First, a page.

Global Temperatures

Back in January 2017 I wrote that “2017 seems destined to be cooler than 2016“. How did that turn out?

Well, on the current MSU & AMSU Time Series data published by Remote Sensing Systems the average global temperature anomaly for 2017 was +0.634 oC and for 2016 it was +0.742 oC. Job done? Yes and no.

Sadly we can no longer trust the satellite record. The historic data has been “amended”, without explanation. When I reported the 2016 figures a year ago, the average temperature anomaly for 2016 was +0.573 oC. The temperature for 2016 has “risen” by 0.169 oC during 2017! My spreadsheet with the numbers is here.

The figures have been amended retrospectively each month by a small amount. The temperatures for 2017 are still rising month by month. Having amended the surface station record to re-write history the “scientists” now seem to be doing the same to the satellite record.

Here in New Zealand NIWA released their 2017 Annual Climate Summary, still using their flawed Seven-[ground] station series. This states that 2017 was the fifth warmest on record, and listing a series of temperature “highs”. You would be forgiven for thinking that temperatures were rising. The report hides the fact that, even on their own data, 2017 was much cooler than 2016 (+0.54 oC versus +0.80 oC).

Where to turn? A great deal of hope has to rest with Scott Pruit, Trump’s appointment to head the US Environmental Protection Agency (EPA). Maybe he can put the “science” back into “climate science”.


The Guardian recently reported on a report by the Institute for Public Policy Research (IPPR) which made the uncontentious statement that “The unequal ownership of capital in the economy is a powerful driver of inequality”. However, they then went on, not surprisingly, to propose ownership reform to: “give more people a share of capital, both as useable wealth and for its income returns; and to spread economic power and control in the economy”.

Is this not like using a sledge-hammer to crack a nut? I strongly suspect that if you ask employees, what they want is a pay rise rather than a share in the ownership. Sure, if they can sell that share then they are not averse to a quick handout. But the key is getting money into their bank account, rather than giving them power and control in the economy.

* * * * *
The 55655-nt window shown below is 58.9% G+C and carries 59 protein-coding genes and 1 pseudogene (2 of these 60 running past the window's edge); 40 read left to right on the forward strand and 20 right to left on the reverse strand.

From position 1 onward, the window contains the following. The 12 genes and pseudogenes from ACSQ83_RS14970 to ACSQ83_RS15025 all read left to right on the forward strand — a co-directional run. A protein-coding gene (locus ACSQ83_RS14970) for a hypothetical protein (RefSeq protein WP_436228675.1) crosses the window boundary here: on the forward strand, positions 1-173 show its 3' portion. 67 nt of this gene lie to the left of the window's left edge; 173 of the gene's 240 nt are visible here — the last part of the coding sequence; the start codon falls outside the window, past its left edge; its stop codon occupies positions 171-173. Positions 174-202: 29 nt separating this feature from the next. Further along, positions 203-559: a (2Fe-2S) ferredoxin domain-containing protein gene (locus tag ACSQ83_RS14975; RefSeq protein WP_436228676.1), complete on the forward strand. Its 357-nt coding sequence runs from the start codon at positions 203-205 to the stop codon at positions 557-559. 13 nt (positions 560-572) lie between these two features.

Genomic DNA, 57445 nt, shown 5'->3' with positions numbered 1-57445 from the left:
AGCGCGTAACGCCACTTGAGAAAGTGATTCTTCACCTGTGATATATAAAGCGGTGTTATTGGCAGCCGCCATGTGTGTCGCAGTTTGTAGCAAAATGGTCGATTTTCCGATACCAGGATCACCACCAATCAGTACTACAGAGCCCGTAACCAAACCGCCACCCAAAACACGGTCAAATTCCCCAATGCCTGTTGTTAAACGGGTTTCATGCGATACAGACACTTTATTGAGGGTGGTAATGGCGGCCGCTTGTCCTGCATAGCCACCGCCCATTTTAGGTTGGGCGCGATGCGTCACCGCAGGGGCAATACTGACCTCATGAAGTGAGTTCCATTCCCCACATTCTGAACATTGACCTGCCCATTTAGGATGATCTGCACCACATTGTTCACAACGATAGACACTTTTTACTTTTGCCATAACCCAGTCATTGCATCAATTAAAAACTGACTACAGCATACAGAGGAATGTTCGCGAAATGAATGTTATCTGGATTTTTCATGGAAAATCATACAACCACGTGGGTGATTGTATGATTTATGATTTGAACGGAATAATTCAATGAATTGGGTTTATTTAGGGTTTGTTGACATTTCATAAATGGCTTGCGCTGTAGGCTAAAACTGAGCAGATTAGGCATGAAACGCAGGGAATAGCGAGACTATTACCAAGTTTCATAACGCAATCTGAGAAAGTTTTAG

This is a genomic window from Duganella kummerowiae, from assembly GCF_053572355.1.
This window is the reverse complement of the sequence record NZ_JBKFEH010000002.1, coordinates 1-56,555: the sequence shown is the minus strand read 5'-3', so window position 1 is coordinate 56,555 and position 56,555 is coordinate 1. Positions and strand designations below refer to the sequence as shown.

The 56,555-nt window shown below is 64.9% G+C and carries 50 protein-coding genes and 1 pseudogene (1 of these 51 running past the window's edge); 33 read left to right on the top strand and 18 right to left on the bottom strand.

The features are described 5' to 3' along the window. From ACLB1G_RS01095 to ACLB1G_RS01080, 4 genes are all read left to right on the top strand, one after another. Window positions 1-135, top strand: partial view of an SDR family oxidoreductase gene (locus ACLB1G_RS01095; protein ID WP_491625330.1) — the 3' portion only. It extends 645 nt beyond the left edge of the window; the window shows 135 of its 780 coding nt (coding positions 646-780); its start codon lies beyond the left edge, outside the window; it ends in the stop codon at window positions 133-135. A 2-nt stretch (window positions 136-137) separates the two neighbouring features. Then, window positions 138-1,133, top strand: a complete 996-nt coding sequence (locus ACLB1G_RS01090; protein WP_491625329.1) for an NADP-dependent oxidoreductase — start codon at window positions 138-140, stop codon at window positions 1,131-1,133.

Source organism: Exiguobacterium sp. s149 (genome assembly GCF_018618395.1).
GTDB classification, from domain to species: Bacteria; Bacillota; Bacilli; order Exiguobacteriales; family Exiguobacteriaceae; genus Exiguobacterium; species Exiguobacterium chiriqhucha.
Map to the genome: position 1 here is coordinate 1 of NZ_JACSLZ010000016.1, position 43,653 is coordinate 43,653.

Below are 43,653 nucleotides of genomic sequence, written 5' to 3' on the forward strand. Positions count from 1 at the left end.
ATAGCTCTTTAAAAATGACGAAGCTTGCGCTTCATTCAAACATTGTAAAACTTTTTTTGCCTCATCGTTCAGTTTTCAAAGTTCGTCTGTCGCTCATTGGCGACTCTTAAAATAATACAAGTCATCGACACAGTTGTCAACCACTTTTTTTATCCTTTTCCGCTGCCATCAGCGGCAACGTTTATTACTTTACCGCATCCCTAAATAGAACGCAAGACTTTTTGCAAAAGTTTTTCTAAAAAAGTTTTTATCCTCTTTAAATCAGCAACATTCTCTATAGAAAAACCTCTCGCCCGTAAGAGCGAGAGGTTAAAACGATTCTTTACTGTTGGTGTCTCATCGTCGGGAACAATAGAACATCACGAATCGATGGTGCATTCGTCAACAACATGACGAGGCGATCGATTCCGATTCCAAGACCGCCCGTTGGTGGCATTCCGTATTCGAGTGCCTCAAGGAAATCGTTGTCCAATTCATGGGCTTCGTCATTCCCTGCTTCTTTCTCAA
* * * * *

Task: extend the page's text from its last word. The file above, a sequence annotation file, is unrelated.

The report [rightly] extols the virtues of employee ownership trusts, cooperatives, and mutual. It also proposes a UK Sovereign Wealth Fund, which they call a Citizens Wealth Fund. Which is fine, though the UK government is not flush with the means to fund that idea just now. And has not had such funds for many decades.

Surely the key here is “income”. What if a more favourable tax regime existed for companies that gave a share of the profits to employees?

Shareholders might not like it, but remember that shareholders a generally not investors in a company. They buy shares off an existing shareholder, so the money they “invest” goes to the previous owner of those shares not to the company. And, returns on equity (ROE) have historically been high compared to other forms of saving. A McKinsey study found ROE to be 5.0% over 116 years. That is huge, and definitely leaves room for a more equitable sharing of profits whilst retaining the incentive to invest in productive assets.

Value in any business derives from; capital, labour and scarcity. Scarcity would be things like; mineral rights, technology, brand, intellectual property. It seems to me that the owners of capital are entitled to a return on their capital, but a return on the labour of their employees as well? In what way is it right that the owners of shares should have the right to claim 100% of the profits of a business?

Capitalism has definitely out-performed communism, but that was last century’s debate. In the 21st century the debate is about what form capitalism should take. The rules of capitalism are not fundamental laws of nature and should be open for review. In that, even if the IPPR over-reaches with suggestions on ownership, it is surely right to propose changes to the way that profit is shared.